Northern suburbs, Conn. feel effects of storm

March 11, 2011 2:31:17 PM PST
It's tough to get around north of New York City Friday, with flooded roads and washed out streets.

"It's a mess over there, it's another world on that side," Oxford resident Eric Robertstad said.

It took four days before Robertstad could even survey the damage.

The flood waters that once completely covered his jeep finally went down, only to rise again overnight.

The Housatonic crested 10 feet above flood stage, sending water into basements of riverside homes in Oxford, Derby and Shelton.

The water receded several feet ahead of the latest storm, but some vehicles remained submerged.

In Westchester, the Bronx River Parkway, Sprain Brook Parkway, Saw Mill Parkway, Hutchinson River Parkway, Cross Westchester Expressway, Taconic State Parkway, and the New York State Thruway all have closures due to flash flooding.

There were also more local roads flooded out in Westchester, including Route 119 in Greenburgh, Route 22 in Bedford and Route 9A in Ossining.

In Rockland, Route 17 and Route 59 have closures due to weather.

Oxford town officials continue to monitor levels at the Stevenson Dam, which is used to generate power, not to control the flow of water. Still, officials say they want to better anticipate the overflows that led to evacuations.

Gov. Dannel P. Malloy ordered Connecticut's emergency operations center to open to handle potential problems. The center opened at 11 p.m. Thursday and is coordinating responses.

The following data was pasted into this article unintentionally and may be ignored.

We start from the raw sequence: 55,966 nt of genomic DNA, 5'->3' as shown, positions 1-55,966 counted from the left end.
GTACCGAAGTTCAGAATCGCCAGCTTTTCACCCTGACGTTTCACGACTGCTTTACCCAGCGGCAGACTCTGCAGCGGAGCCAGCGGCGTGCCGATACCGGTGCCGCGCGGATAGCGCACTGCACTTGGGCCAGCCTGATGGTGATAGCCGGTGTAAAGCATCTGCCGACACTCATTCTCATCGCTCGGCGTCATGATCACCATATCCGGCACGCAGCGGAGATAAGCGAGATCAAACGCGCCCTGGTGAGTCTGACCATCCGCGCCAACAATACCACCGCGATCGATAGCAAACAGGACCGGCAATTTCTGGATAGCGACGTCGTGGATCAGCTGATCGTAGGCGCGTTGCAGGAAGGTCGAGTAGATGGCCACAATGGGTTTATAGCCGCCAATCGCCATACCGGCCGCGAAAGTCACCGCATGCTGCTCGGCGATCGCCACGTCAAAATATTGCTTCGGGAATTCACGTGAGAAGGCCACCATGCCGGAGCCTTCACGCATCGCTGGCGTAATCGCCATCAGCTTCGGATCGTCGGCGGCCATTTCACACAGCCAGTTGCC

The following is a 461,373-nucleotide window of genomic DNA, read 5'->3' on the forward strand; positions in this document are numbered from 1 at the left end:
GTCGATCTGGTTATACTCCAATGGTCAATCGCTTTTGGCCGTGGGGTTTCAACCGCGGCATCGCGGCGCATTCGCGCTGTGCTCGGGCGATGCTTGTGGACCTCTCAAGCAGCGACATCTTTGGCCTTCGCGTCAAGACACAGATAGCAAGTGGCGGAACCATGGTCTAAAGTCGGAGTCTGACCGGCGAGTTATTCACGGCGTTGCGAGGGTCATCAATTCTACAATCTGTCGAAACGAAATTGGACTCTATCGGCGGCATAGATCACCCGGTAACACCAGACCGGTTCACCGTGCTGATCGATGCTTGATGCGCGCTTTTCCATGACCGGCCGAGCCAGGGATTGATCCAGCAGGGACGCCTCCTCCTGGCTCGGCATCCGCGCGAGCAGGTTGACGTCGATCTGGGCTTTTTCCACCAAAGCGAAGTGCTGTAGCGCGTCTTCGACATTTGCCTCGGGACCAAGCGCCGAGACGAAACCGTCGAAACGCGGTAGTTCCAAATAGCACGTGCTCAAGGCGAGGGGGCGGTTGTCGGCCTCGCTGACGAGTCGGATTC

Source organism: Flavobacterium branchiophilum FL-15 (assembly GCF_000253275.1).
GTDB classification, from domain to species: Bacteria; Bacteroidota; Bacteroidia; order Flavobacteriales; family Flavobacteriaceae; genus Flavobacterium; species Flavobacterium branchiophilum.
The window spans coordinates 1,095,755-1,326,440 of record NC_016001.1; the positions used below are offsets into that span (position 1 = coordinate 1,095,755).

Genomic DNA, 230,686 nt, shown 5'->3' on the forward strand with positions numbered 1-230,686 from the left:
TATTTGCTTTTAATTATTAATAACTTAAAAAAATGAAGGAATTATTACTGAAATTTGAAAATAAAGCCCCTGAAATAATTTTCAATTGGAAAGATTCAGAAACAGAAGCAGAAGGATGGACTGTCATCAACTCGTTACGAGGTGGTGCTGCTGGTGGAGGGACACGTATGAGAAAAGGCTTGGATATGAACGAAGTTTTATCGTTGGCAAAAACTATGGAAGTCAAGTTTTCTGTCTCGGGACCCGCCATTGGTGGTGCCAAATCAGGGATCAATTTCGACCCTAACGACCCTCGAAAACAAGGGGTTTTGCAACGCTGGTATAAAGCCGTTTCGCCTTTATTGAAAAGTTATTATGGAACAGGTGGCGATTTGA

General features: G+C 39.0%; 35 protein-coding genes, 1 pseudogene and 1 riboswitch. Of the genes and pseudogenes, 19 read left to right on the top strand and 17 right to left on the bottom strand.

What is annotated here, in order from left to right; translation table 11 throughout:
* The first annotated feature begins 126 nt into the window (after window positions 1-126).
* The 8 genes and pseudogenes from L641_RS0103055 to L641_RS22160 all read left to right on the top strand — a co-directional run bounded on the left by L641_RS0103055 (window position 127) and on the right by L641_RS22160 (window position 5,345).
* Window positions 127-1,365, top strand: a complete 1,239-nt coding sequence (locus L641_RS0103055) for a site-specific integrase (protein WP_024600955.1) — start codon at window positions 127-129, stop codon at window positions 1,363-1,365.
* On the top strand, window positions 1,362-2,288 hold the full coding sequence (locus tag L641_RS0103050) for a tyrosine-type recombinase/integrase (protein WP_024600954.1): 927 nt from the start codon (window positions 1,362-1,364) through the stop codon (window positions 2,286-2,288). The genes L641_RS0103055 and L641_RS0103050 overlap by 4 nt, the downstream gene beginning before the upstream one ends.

Riders of Metro-North from Danbury, Bethel and Redding are being forced to use bus service as the railroad continues to rebuild earth and rock underneath the tracks that were washed out in the storm earlier this week.

The embankment of stone, dirt, and gravel used for decades to support the track was washed away Sunday. The affected area runs along an industrial park.

The washout was discovered less than an hour before the first train was scheduled to depart Monday morning.

A crew sent out to inspect the track came upon the damage between the Bethel and Redding stations on the Danbury branch of the New Haven line.

"It could have been catastrophic," Metro-North's John Longobardi said.

Materials are being trucked in as railroad crews dig in for what will be a lengthy repair. The railroad expects to have the Danbury line reopened sometime next week.

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